When ChatGPT, OpenAI’s generative chatbot, first launched, Mira Murati wasn’t convinced it would become as popular as it has. Though AI was already proficient at strategy games when she joined the company in 2018, the kind of language models that people use today seemed a long way off.
“In 2019, we had GPT3, and there was the first time that we had AI systems that kind of showed some sense of language understanding. Before that, we didn’t think it was really possible that AI systems would get this language understanding,” Murati, who is currently OpenAI’s chief technical officer, spoke on stage at the Atlantic Festival last Friday. “In fact, we were really sceptical that was the case.”
The evolving of ChatGPT
A few years really do make a difference. Users are using ChatGPT in a plethora of ways these days to improve both their personal and professional life.
“The rate of technological progress has been incredibly steep,” Murati stated.
The climb goes on. Murati outlined the following expectations for ChatGPT as the technology develops.
Talking with chatbots will be possible.
According to Murati, you could soon be able to communicate using ChatGPT without typing anything in.
“We want to move further away from our current interaction,” she said. “We’re sort of slaves to the keyboard and the touch mechanism of the phone. And if you really think about it, that hasn’t really been revolutionized in decades.”
According to Murati, users should be able to communicate using ChatGPT in the same manner as they would with a friend or coworker.
“That is really the goal — to interact with these AI systems in a way that’s actually natural, in a way that you’d collaborate with someone, and it’s high bandwidth,” she stated. “You could talk in text and just exchange messages … or I could show an image and say, ‘Hey, look, I got all these business cards, when I was in these meetings. Can you just put them in my contacts list?'”
The kind of hardware that may enable these kinds of interactions is yet unknown, but according to reports, former Apple designer Jony Ives is in advanced negotiations with OpenAI to create a consumer product aimed to be “the iPhone of artificial intelligence.”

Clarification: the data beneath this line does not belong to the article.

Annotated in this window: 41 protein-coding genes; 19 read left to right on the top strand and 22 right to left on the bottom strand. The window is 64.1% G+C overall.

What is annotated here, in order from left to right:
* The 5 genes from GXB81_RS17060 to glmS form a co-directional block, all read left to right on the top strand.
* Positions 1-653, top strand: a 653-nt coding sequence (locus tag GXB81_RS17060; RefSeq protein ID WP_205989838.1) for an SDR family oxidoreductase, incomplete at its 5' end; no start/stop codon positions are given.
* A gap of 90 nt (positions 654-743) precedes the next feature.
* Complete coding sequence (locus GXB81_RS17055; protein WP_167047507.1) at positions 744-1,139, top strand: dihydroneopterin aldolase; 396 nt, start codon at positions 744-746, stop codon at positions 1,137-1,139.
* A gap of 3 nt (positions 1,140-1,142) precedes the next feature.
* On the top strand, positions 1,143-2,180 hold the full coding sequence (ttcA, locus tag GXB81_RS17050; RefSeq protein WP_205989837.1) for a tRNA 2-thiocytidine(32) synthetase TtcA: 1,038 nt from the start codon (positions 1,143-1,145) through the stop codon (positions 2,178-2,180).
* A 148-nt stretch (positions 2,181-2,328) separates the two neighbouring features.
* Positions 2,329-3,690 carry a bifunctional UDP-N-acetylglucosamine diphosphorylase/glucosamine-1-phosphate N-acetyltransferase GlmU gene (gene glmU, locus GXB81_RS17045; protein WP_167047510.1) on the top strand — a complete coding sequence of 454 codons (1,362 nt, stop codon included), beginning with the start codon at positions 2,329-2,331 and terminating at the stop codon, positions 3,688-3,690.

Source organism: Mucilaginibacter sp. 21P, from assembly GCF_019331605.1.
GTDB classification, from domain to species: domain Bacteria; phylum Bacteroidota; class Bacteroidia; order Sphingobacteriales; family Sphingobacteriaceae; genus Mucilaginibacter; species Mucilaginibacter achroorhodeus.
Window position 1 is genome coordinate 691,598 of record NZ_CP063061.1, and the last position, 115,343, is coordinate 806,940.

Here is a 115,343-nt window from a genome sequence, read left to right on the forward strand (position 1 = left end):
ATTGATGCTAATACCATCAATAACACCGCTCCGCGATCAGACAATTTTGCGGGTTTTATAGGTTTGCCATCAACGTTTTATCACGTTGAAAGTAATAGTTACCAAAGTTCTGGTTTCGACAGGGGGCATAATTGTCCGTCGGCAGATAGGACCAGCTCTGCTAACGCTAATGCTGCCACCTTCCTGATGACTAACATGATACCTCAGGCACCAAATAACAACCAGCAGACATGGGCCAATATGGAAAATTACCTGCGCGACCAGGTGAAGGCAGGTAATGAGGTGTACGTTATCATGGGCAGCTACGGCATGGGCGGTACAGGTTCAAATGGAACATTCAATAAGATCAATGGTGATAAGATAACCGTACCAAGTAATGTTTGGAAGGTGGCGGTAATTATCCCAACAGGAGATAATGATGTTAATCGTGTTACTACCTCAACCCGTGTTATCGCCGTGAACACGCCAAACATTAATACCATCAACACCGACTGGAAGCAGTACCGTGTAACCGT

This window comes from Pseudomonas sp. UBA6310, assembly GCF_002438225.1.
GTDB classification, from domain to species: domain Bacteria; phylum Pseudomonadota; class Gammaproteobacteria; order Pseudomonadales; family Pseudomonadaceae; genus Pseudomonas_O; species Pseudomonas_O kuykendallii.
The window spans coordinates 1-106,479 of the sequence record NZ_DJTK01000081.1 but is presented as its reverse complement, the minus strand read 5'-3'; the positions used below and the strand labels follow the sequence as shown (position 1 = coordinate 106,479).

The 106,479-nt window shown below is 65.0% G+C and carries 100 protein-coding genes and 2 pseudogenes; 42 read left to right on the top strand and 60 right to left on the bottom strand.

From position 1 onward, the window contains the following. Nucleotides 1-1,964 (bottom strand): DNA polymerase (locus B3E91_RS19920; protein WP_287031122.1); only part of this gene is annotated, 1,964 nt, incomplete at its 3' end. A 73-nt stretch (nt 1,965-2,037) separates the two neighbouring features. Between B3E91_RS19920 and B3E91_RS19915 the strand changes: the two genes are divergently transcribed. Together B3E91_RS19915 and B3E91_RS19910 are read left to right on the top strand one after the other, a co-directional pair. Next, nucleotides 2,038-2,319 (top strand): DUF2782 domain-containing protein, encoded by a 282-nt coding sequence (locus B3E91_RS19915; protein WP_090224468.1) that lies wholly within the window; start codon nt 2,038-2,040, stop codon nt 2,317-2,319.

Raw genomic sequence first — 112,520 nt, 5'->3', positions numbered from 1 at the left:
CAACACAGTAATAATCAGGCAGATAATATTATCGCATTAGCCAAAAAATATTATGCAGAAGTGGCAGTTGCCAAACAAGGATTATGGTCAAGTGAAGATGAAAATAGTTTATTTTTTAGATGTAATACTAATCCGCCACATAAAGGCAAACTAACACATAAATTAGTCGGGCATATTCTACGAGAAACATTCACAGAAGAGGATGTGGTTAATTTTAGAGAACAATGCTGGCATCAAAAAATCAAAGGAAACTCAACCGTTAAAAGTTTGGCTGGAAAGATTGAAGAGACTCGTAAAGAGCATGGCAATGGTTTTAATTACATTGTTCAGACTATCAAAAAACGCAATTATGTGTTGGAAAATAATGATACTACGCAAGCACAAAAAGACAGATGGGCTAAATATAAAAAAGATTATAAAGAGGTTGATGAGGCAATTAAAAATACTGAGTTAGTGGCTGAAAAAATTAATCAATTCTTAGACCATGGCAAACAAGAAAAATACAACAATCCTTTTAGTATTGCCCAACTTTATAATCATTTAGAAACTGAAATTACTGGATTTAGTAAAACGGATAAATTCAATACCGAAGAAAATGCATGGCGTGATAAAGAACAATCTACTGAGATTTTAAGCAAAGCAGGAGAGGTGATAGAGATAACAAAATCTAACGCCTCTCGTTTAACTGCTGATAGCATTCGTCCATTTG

AI will be able to think deeper.
AI chatbots in their current incarnation are proficient at interacting with people and reacting to our commands. According to Murati, the intention is for the bots to think independently.
“We’re trying to build [a] generally intelligent system. And what’s missing right now is new ideas,” Murati said. “With a completely new idea, like the theory of general relativity, you need to have the capability of abstract thinking.”
“And so that’s really where we’re going — towards these systems that will eventually be able to help us with extremely hard problems. Not just collaborate alongside us, but do things that, today, we’re not able to do at all.”
Although the average ChatGPT user isn’t interested in cracking the universe’s secrets, one benefit of developing these systems is that chatbots should become increasingly precise. Speaking about whether ChatGPT could provide responses comparable to those found on Wikipedia, Murati stated, “It should do better than that. It should be more scientific-level accuracy.”
“Really trace back the pieces of information, ideally, or at least understand why, through reasoning, sort of like a chain of thought, understand why the system got to the answer,” she added, should be possible for users with bots that can reason through responses.
The way we work and learn is about to undergo a “revolution.”
Murati agreed that the way Americans learn and work would probably change as a result of developing AI technology; this change will present both possibilities and hazards.
Students are starting to use AI chatbots to do their homework, according to Murati. “In many ways we’ll probably have to change how we teach,” she responds. Although AI makes academic dishonesty easier, it may also be a useful educational tool, according to her.
“Right now you’ve got a teacher in a classroom of 30 students, [and] it’s impossible to customize the learning, the information, to how they best learn,” Murati said. “And this is what AI can offer. It can offer this personalized tutor that customizes learning and teachings to you, to how you best perceive and understand the world.”
Workplaces, where there is a general concern that AI may replace human employees, may see a similar disruption.
“Some jobs will be created, but just like every major revolution, I think a lot of jobs will be lost. There will be maybe, probably, a bigger impact on jobs than in any other revolution, and we have to prepare for this new way of life,” says Murati. “Maybe we work much less. Maybe the workweek changes entirely.”
Whatever happens, the revolution is on its way. The individuals in charge of governing us and the general public will have to decide just how much the AI revolution impacts our daily lives.
“I know there’s a lot of engagement right now with D.C. on these topics and understanding the impact on workforce and such, but we don’t have the answers,” Murati stated. “We’re gonna have to figure them out along the way, and I think it is going to require a lot of work and thoughtfulness.”